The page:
Valley groundwater agencies are mired in confusion and concern over Gov. Newsom’s March 28 executive drought order, which added new steps for permitting agricultural wells, according to agencies’ staff.
As groundwater agency managers scramble to hash out exactly how to comply with the order, well permits in some areas are stuck in limbo leaving well drillers and small farmers without answers — or water.
“We’re shut down. I have no permits that are approved right now,” said Kyle Brock, owner of KC Well Drilling in Kings County. “I can’t do anything. I have three well rigs parked.”
On March 28, Gov. Newsom signed an executive order aimed at beefing up water conservation measures and protecting the state’s water supply. Part of the order prohibits new ag wells from being drilled without approval from local groundwater sustainability agencies (GSA) first. GSAs were formed under the Sustainable Groundwater Management Act (SGMA) in order to bring depleted aquifers back into balance.
Previously, well permits were issued exclusively by counties but this order adds the extra step to ag wells of acquiring GSA approval as well. The GSAs must determine that new wells, or changes to existing wells, won’t hurt their groundwater sustainability goals, damage infrastructure or cause ground subsidence.
For many GSAs with larger jurisdictions full of domestic wells, it could take time to determine the impacts of new agricultural wells. New drinking water wells are excluded under the order.
This portion of the drought order is clearly an attempt to head off what has happened in prior drought years when farmers have had to rely more heavily on groundwater as their surface supplies from rivers, the state and federal projects have been cut.
In the last three years, which have been dry to epically dry, more than 1,700 wells were drilled from Madera to Kern counties, according to the state’s Groundwater Live website. A bill by Assemblymember Steve Bennett (D-Ventura) seeks to make the permitting process for ag wells under Newsom’s order permanent. Assembly Bill 2201 is set for its first hearing April 26.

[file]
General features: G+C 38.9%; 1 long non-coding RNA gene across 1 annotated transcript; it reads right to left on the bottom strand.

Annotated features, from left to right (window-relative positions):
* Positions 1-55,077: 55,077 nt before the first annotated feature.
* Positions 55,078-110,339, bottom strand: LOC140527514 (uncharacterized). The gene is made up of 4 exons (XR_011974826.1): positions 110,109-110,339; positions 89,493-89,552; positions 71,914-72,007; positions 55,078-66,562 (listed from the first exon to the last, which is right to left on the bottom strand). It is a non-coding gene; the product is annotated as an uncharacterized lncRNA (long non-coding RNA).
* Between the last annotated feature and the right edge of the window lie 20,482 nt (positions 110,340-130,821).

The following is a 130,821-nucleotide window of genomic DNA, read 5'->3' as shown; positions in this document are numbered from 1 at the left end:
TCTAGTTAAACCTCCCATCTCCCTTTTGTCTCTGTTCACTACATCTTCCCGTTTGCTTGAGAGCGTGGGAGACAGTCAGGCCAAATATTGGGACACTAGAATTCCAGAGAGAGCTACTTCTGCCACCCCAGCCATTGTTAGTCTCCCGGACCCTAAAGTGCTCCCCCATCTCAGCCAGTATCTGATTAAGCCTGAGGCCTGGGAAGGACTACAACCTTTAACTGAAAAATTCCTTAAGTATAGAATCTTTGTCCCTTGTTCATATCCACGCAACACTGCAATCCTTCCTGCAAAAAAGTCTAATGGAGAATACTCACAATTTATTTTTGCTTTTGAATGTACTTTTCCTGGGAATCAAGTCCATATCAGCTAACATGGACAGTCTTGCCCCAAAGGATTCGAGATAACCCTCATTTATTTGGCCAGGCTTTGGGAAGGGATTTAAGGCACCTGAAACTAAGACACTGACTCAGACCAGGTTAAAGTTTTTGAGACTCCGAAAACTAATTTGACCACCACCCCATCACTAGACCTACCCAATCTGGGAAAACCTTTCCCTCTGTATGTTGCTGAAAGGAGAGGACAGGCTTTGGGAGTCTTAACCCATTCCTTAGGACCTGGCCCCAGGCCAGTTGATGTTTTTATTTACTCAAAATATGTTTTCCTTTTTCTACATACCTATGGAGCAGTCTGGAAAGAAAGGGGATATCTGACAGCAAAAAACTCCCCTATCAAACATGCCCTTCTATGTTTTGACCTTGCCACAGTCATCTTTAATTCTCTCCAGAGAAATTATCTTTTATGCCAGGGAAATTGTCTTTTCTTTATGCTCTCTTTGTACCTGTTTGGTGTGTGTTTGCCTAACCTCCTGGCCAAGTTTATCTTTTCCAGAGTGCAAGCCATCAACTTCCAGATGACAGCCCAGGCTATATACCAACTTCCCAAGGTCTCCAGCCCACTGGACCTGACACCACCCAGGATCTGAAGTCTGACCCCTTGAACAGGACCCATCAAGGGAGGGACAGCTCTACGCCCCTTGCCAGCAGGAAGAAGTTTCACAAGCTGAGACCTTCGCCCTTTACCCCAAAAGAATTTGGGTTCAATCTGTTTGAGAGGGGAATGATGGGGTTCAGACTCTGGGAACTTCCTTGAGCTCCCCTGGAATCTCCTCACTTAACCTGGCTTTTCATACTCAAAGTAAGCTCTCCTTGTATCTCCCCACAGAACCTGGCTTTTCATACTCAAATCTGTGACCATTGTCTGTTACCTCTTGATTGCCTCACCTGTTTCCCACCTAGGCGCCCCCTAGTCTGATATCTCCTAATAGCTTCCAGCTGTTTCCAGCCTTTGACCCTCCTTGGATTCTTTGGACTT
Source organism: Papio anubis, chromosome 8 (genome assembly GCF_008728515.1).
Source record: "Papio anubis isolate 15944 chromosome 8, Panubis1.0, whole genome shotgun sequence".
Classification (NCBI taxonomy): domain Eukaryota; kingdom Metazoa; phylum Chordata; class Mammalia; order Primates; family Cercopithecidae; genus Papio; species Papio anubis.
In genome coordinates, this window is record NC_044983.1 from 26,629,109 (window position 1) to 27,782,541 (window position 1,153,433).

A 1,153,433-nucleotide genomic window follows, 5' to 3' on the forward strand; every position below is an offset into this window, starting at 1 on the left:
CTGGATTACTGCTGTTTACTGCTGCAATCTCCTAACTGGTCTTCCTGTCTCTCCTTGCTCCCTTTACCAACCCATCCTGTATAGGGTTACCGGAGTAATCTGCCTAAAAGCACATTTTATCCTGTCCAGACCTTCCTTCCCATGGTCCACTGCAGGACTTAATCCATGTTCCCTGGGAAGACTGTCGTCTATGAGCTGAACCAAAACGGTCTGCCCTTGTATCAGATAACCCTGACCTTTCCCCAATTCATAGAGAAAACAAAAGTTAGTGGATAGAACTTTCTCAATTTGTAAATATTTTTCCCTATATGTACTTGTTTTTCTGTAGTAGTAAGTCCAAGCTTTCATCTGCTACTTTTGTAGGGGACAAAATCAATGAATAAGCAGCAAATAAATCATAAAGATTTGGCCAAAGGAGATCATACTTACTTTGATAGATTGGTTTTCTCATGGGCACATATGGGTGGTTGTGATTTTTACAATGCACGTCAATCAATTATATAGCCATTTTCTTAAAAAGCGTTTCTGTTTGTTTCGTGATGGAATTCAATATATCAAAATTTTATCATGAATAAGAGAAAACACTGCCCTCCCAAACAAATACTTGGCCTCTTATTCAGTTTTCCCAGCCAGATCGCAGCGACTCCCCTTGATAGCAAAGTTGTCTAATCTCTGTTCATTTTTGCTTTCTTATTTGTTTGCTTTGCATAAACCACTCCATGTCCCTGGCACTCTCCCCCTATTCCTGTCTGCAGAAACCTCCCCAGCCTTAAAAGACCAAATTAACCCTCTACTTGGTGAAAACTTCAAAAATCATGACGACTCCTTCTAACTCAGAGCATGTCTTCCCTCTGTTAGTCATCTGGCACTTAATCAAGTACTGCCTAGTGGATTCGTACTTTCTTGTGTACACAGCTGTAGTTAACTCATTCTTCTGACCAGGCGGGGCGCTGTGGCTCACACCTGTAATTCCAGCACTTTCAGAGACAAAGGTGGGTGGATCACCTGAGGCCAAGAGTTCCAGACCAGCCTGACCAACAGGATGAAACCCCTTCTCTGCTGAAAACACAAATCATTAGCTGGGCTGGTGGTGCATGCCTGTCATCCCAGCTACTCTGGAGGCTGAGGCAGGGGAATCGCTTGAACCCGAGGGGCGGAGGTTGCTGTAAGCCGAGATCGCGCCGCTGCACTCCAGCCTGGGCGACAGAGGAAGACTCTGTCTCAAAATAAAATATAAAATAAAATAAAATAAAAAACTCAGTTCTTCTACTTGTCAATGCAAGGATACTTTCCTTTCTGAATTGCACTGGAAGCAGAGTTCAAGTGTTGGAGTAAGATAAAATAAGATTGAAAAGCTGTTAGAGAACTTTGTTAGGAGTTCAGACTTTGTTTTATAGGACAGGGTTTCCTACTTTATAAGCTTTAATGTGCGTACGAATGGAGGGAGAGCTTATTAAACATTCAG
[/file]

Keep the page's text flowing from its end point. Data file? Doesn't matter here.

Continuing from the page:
Though the state Department of Water Resources (DWR) has said Newsom’s order doesn’t shift permitting authority from counties to GSAs, confusion has reigned over what, exactly, the GSAs’ responsibilities are.
“The County is asking all GSAs to fill out a form that requires that GSA to make findings that the well will not interfere with other wells and will not result in subsidence,” wrote Phil Desatoff, general manager of Central Kings GSA, in an email in regards to how Fresno County is handling the drought order. “CKGSA is not filling out this form because the required findings are the responsibility of the County, not the GSA.”
The outcome has been that new ag well drilling and rehabbing has come to a near halt in some parts of the San Joaquin Valley.
“Everyone is taking a pause and thinking about the mechanics of how this would work, the types of things they would look at and thinking about how they should answer the question,” Paul Gosselin, deputy director of SGMA for DWR. “It’s probably pretty common that at least right now things are on a pause.”
A “pause” in permitting may not affect larger farmers with multiple wells, but small farmers like Tony Panoo in Selma are suffering.
“I have no water,” said Panoo, whose land is in the Central Kings GSA. “And it’s very critical that I get it.”
Panoo is disabled. His main source of income comes from growing raisins and cherries on about 20 acres. He had been farming on his family’s long-time ranch, but that land was taken by the state for high speed rail.
He got a new place but the well there was dry. After sharing water from a neighbor’s well for several years, he had finally saved enough for a new well on his land. Then Newsom’s drought order came down and his permit got stuck. The previous deal with the neighbor fell apart and now Panoo is watching his crops die of thirst.
“They’re just trying to make it,” said Wes Harmon, a well driller with Big River Drilling in Fresno County, of small farmers. “They’re going to lose their livelihood, they can’t afford it.”
It’s not just farmers. Without permits, well drilling work has dried up as well.
“I’m at their mercy right now,” said KC Well Drilling’s Brock about the GSAs. “We have to get this thing figured out. This is no joke.”
Though several GSA managers interviewed for this story were concerned about the legal risks of approving new wells given the restrictions laid out in Newsom’s drought order, they were uncomfortable speaking on the record because this comes at a politically sensitive time.
The Department of Water Resources, which is managing Newsom’s drought order, will also be re-evaluating Groundwater Sustainability Plans that must be submitted in July by GSAs. DWR previously found all San Joaquin Valley groundwater plans deficient. Without an approved groundwater plan, subbasins could be subject to enforcement actions from the State Water Resources Control Board including pumping limitations, fines and steep fees for every acre foot pumped. So, the stakes are definitely high.
A spokesperson for the Governor’s office said staff wasn’t aware of concerns by any GSAs about the drought order.
“The executive order could have been rolled out better with at least a heads up so we could have started these discussions (between counties and GSAs) earlier,” said Jason Gianquinto, general manager of Semitropic Water Storage District, which is part of the Kern Groundwater Authority.
He said he hadn’t heard of any farmers going without water in his area because of the new drought order.
“Here in Kern County, we are making a diligent effort to figure out the process so no one goes dry because they couldn’t get a permit,” Gianquinto said.